Some of these coins from the then 'modern India' were also minted in Proof, thus making King William's gold coins to be one of the earliest 'proof gold coins' of India. The double Mohur of William IV had held a dainty reverse, which was represented by a symbol of Lion and a Palm tree. When the Reserve Bank of India was lent its first life, the English rulers had started looking for an emblem or seal design for the ideal representation of the bank. After a lot of research and explorations, it was decided that the reverse of Double Mohur, the Lion and Palm design should be used as the emblem of RBI (Reserve bank of India, as it was prevalently renamed in short). The last minute modification was made introducing a Tiger instead of Lion. All the currency notes (which are issued by the present day RBI) of modern India still possesses this design, which had originated from King William's double Mohur.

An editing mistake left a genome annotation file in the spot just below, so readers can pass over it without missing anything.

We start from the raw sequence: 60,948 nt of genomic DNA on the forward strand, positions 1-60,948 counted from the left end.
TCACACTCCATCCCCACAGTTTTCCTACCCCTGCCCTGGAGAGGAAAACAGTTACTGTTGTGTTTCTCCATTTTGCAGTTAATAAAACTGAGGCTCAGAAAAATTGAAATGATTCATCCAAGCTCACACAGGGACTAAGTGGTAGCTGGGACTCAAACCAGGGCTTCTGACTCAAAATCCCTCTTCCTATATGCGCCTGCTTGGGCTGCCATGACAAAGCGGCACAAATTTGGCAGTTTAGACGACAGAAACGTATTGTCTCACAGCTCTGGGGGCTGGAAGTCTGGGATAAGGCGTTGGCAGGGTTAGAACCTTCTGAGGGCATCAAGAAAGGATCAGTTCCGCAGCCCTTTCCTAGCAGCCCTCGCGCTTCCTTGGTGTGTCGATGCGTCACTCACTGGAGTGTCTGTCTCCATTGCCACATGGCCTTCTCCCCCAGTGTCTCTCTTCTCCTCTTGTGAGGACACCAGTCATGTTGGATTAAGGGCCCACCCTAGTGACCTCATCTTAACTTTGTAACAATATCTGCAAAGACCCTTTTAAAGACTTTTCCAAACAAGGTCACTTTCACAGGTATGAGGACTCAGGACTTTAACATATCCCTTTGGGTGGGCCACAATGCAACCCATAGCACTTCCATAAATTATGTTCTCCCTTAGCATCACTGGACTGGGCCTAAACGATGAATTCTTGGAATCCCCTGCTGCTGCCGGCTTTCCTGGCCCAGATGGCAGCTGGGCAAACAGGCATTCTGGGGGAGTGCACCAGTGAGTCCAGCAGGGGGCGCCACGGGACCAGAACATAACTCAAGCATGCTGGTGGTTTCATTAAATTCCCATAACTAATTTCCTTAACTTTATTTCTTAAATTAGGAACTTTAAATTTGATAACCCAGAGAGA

The British Raj coins (after the curtain call of the East India Company) were initially minted with a mature portrait of Victoria, as Queen on the obverse. Modern coins in India were minted in both silver (Rupees) and gold (Mohurs). Later, when she was declared as Empress of India, it was promulgated by issuing coins in her name as Empress, Her Highness. The modern coins issued after 1840 in India, bore the portrait of Queen Victoria. The first coinage under the Crown was issued in 1862 and in 1877 Queen Victoria assumed the title the Empress of India. Other British monarchs, who succeeded Queen Victoria, later appeared on the coins too. The lower denomination in silver and copper (example: half, quarter and 1/8th of rupee etc.) with selfsame style were also minted. In gold, the Double mohur coin initiated during William IV's reign was put to an end and thus during the Victorian era, only one Mohur coin was issued. The silver coins of 'modern' India were minted in millions in India, which were to become the linchpin of economy of the entire Indian subcontinent and many neighbouring countries. They are the most abundant coins of India still, in contemporary times.